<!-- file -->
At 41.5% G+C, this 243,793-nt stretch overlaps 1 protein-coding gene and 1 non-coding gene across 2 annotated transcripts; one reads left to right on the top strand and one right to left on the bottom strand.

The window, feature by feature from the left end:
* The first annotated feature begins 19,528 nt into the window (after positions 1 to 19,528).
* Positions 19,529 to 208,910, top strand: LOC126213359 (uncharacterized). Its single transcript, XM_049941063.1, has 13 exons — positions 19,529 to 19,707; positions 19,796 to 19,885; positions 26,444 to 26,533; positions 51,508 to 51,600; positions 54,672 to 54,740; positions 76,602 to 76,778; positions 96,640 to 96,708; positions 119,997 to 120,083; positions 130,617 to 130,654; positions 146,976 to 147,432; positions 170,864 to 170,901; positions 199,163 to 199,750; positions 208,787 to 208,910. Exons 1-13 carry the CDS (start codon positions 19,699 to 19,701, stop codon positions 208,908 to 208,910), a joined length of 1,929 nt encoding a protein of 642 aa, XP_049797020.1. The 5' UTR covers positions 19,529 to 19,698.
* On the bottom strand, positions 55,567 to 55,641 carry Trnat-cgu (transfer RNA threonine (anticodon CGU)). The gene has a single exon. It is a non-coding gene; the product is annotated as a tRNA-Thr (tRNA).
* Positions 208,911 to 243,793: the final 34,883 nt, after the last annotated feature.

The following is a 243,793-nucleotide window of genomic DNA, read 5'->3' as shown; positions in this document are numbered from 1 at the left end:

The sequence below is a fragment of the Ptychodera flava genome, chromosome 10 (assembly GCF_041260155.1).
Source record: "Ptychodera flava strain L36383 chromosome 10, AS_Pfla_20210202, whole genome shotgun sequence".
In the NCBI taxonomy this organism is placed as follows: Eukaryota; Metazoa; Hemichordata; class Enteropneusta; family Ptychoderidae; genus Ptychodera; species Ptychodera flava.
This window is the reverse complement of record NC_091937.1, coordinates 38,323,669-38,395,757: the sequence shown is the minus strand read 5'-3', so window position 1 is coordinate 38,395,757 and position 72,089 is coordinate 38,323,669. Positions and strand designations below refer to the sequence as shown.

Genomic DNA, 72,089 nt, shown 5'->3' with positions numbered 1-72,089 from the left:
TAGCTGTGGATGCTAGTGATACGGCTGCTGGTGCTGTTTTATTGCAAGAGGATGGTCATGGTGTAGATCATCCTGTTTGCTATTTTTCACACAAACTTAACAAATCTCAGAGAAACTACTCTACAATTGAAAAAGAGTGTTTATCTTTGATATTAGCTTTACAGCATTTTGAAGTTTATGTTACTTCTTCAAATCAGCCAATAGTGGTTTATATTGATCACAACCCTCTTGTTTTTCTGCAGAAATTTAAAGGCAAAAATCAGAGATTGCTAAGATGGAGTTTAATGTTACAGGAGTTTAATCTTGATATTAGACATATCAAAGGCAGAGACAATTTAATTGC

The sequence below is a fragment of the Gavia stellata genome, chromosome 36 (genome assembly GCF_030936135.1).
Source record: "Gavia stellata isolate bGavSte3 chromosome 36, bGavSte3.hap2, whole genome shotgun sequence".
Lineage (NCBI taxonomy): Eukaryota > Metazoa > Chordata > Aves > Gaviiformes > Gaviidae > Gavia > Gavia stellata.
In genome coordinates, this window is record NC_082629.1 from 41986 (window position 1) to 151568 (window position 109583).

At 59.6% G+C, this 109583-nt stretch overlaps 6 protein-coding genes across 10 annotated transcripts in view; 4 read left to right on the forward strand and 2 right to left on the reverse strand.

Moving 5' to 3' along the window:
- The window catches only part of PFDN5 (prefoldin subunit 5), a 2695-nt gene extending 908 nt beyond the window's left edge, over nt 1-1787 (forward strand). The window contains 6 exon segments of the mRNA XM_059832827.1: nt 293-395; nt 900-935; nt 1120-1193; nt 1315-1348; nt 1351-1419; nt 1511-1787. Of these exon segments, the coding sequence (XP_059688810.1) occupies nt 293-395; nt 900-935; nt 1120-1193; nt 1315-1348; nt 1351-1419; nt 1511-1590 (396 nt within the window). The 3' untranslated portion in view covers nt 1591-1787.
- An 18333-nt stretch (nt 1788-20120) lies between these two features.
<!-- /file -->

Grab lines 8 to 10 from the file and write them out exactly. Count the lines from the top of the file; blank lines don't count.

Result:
The sequence below is a fragment of the Ptychodera flava genome, chromosome 10 (assembly GCF_041260155.1).
Source record: "Ptychodera flava strain L36383 chromosome 10, AS_Pfla_20210202, whole genome shotgun sequence".
In the NCBI taxonomy this organism is placed as follows: Eukaryota; Metazoa; Hemichordata; class Enteropneusta; family Ptychoderidae; genus Ptychodera; species Ptychodera flava.